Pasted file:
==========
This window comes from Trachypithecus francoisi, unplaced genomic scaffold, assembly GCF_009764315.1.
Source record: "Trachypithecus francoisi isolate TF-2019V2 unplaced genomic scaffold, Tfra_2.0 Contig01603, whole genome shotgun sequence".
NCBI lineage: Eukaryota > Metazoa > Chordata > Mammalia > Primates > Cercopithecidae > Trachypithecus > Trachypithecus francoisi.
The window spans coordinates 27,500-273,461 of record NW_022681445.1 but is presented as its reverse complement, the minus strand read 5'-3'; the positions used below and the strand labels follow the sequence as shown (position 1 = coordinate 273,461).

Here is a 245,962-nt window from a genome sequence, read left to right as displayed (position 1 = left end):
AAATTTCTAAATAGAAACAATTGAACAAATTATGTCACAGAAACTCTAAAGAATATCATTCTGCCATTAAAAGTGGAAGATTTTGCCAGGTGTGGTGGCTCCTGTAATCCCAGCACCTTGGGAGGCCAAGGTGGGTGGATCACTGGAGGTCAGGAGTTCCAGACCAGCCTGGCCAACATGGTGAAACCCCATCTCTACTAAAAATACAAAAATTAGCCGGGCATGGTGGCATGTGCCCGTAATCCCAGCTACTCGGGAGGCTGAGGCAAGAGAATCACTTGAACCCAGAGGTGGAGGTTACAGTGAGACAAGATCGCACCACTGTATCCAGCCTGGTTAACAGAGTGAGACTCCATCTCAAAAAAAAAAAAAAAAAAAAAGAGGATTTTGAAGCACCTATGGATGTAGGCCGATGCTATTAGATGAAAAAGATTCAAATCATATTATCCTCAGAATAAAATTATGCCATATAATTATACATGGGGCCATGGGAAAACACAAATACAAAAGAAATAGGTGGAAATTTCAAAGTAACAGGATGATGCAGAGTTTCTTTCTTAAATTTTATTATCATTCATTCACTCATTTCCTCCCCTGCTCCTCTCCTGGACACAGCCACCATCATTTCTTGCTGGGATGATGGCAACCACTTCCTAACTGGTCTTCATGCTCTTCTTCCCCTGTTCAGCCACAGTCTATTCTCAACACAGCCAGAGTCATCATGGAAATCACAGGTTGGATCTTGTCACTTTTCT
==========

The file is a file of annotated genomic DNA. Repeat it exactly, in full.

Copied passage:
This window comes from Trachypithecus francoisi, unplaced genomic scaffold, assembly GCF_009764315.1.
Source record: "Trachypithecus francoisi isolate TF-2019V2 unplaced genomic scaffold, Tfra_2.0 Contig01603, whole genome shotgun sequence".
NCBI lineage: Eukaryota > Metazoa > Chordata > Mammalia > Primates > Cercopithecidae > Trachypithecus > Trachypithecus francoisi.
The window spans coordinates 27,500-273,461 of record NW_022681445.1 but is presented as its reverse complement, the minus strand read 5'-3'; the positions used below and the strand labels follow the sequence as shown (position 1 = coordinate 273,461).

Here is a 245,962-nt window from a genome sequence, read left to right as displayed (position 1 = left end):
AAATTTCTAAATAGAAACAATTGAACAAATTATGTCACAGAAACTCTAAAGAATATCATTCTGCCATTAAAAGTGGAAGATTTTGCCAGGTGTGGTGGCTCCTGTAATCCCAGCACCTTGGGAGGCCAAGGTGGGTGGATCACTGGAGGTCAGGAGTTCCAGACCAGCCTGGCCAACATGGTGAAACCCCATCTCTACTAAAAATACAAAAATTAGCCGGGCATGGTGGCATGTGCCCGTAATCCCAGCTACTCGGGAGGCTGAGGCAAGAGAATCACTTGAACCCAGAGGTGGAGGTTACAGTGAGACAAGATCGCACCACTGTATCCAGCCTGGTTAACAGAGTGAGACTCCATCTCAAAAAAAAAAAAAAAAAAAAAGAGGATTTTGAAGCACCTATGGATGTAGGCCGATGCTATTAGATGAAAAAGATTCAAATCATATTATCCTCAGAATAAAATTATGCCATATAATTATACATGGGGCCATGGGAAAACACAAATACAAAAGAAATAGGTGGAAATTTCAAAGTAACAGGATGATGCAGAGTTTCTTTCTTAAATTTTATTATCATTCATTCACTCATTTCCTCCCCTGCTCCTCTCCTGGACACAGCCACCATCATTTCTTGCTGGGATGATGGCAACCACTTCCTAACTGGTCTTCATGCTCTTCTTCCCCTGTTCAGCCACAGTCTATTCTCAACACAGCCAGAGTCATCATGGAAATCACAGGTTGGATCTTGTCACTTTTCT